The human experiment hangs in
the balance. As you go forward with your life, restrain your
consumption of fossils, pray for resilience, and recognize the
possibility, however slim, of human and divine miracles. Above all,
have compassion for everyone you encounter.
Labels: ecological sin, Genesis 8:22, Himalayan glacier melt, James Inhof, Mary Robinson, Peter Wadhams, sulfur aerosols
Wednesday, June 26, 2019
How Long Do We Have?
Last week, I ventured into the
chilling territory of the Artic News blog. I don't do this
regularly, because invariably the news is terrifying. For years, I
have feared a potential rapid extinction event from a huge upwelling
of methane from the shallow shelves of the Arctic (East Siberian)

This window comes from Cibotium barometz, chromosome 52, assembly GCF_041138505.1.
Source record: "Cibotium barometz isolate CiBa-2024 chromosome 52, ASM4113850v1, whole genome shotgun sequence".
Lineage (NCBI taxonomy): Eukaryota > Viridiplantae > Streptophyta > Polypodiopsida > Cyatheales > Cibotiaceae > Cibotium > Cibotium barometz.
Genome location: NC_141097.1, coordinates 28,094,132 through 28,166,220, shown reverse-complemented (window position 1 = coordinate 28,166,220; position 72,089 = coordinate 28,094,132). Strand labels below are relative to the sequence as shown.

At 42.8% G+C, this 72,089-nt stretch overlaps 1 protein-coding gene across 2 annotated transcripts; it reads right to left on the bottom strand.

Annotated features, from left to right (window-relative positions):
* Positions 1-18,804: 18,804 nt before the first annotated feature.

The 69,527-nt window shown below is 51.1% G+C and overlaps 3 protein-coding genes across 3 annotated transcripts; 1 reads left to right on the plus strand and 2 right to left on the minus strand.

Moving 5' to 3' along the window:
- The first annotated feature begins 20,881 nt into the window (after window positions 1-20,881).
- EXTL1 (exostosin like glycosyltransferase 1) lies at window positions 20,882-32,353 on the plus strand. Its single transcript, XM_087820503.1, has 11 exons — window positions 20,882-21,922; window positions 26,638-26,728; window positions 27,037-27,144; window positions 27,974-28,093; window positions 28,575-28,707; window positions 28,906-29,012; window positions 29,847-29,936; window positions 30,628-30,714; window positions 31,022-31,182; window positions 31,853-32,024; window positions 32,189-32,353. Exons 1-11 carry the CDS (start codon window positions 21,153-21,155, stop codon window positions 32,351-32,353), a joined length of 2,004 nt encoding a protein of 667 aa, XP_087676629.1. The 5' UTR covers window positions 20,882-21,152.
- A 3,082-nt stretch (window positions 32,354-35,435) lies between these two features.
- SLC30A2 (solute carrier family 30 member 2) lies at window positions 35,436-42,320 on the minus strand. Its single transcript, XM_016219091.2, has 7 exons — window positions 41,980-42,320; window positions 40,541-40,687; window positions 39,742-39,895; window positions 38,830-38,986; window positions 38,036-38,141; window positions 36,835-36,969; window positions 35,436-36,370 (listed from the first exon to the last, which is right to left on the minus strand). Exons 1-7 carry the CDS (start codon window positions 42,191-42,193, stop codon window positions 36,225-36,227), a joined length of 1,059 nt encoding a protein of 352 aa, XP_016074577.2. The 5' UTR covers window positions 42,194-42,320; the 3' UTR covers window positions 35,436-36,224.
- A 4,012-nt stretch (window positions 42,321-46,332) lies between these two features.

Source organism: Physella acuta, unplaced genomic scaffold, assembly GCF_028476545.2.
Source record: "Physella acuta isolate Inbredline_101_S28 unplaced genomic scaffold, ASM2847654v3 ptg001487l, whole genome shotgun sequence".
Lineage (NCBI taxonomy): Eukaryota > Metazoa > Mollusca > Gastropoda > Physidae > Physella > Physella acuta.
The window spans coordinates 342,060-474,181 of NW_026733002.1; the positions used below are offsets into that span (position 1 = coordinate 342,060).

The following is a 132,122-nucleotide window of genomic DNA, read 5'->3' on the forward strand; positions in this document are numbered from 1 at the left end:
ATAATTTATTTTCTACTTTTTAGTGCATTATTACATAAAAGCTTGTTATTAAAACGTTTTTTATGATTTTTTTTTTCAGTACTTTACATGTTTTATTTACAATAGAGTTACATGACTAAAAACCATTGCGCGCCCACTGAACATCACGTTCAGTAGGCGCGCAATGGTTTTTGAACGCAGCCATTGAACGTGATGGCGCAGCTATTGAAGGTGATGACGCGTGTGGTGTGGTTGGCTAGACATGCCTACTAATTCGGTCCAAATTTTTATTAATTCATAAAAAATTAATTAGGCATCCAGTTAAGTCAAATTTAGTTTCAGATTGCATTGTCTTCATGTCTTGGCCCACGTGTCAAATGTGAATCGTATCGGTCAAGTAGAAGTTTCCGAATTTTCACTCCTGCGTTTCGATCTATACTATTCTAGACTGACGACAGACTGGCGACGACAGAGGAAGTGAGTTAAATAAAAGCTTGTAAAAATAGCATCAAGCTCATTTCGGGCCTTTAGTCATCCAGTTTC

Sea. The man who posts this material is the affable Peter Wadhams, expert on all things Arctic. This time, he makes the case for a potential mass
extinction event in 2026, trumping Guy McPherson, who has predicted
mass extinction in the northern hemisphere by 2033. The next morning
I woke with the thought, "My cat will still be alive then."
As I went through my annual
fact-checking ritual, I found once again the reasons I was able to
sleep again last time, with peers arguing for a much more gradual
process of climate disruption, and the surprising response from Gaia:
methane-eating bacteria populations seem to increase every time
methane bubbles do.
One of the articles that popped
up from an online search really caught my eye. A contributor to Skeptical Science, a site that debunks climate
prediction errors (Wadhams has been cited twice before) made the
point that, despite the fact that Wadhams was an "alarmist"
whose claims needed to be tempered, he was nevertheless a "respected
scientist," and that climate deniers were far more egregious in